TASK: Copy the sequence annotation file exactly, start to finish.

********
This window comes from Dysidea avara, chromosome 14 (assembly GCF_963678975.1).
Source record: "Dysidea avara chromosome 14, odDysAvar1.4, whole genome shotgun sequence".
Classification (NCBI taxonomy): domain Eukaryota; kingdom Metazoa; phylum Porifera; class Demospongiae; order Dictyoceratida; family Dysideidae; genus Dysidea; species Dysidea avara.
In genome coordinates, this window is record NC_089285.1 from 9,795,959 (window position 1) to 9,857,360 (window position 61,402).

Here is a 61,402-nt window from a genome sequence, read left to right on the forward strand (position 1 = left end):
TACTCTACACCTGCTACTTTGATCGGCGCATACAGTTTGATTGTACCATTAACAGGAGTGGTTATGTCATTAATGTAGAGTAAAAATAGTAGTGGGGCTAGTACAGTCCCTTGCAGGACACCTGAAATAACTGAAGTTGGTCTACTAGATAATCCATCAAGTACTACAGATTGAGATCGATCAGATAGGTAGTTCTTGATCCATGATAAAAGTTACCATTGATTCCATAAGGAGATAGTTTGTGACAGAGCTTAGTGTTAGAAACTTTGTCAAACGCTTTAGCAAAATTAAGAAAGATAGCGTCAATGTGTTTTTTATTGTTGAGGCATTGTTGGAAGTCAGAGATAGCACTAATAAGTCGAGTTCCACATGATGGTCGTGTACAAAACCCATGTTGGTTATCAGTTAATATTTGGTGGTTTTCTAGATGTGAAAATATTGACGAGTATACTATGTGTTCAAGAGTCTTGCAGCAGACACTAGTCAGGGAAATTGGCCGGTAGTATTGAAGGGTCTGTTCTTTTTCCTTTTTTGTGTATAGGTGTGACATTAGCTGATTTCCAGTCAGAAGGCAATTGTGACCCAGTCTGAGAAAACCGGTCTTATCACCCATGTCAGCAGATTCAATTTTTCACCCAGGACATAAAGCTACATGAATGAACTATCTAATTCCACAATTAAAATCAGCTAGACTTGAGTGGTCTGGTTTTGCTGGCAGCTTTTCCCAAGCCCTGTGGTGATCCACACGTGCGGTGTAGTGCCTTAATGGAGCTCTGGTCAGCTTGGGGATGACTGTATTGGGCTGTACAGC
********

This window comes from Dysidea avara, chromosome 14 (assembly GCF_963678975.1).
Source record: "Dysidea avara chromosome 14, odDysAvar1.4, whole genome shotgun sequence".
Classification (NCBI taxonomy): domain Eukaryota; kingdom Metazoa; phylum Porifera; class Demospongiae; order Dictyoceratida; family Dysideidae; genus Dysidea; species Dysidea avara.
In genome coordinates, this window is record NC_089285.1 from 9,795,959 (window position 1) to 9,857,360 (window position 61,402).

Here is a 61,402-nt window from a genome sequence, read left to right on the forward strand (position 1 = left end):
TACTCTACACCTGCTACTTTGATCGGCGCATACAGTTTGATTGTACCATTAACAGGAGTGGTTATGTCATTAATGTAGAGTAAAAATAGTAGTGGGGCTAGTACAGTCCCTTGCAGGACACCTGAAATAACTGAAGTTGGTCTACTAGATAATCCATCAAGTACTACAGATTGAGATCGATCAGATAGGTAGTTCTTGATCCATGATAAAAGTTACCATTGATTCCATAAGGAGATAGTTTGTGACAGAGCTTAGTGTTAGAAACTTTGTCAAACGCTTTAGCAAAATTAAGAAAGATAGCGTCAATGTGTTTTTTATTGTTGAGGCATTGTTGGAAGTCAGAGATAGCACTAATAAGTCGAGTTCCACATGATGGTCGTGTACAAAACCCATGTTGGTTATCAGTTAATATTTGGTGGTTTTCTAGATGTGAAAATATTGACGAGTATACTATGTGTTCAAGAGTCTTGCAGCAGACACTAGTCAGGGAAATTGGCCGGTAGTATTGAAGGGTCTGTTCTTTTTCCTTTTTTGTGTATAGGTGTGACATTAGCTGATTTCCAGTCAGAAGGCAATTGTGACCCAGTCTGAGAAAACCGGTCTTATCACCCATGTCAGCAGATTCAATTTTTCACCCAGGACATAAAGCTACATGAATGAACTATCTAATTCCACAATTAAAATCAGCTAGACTTGAGTGGTCTGGTTTTGCTGGCAGCTTTTCCCAAGCCCTGTGGTGATCCACACGTGCGGTGTAGTGCCTTAATGGAGCTCTGGTCAGCTTGGGGATGACTGTATTGGGCTGTACAGC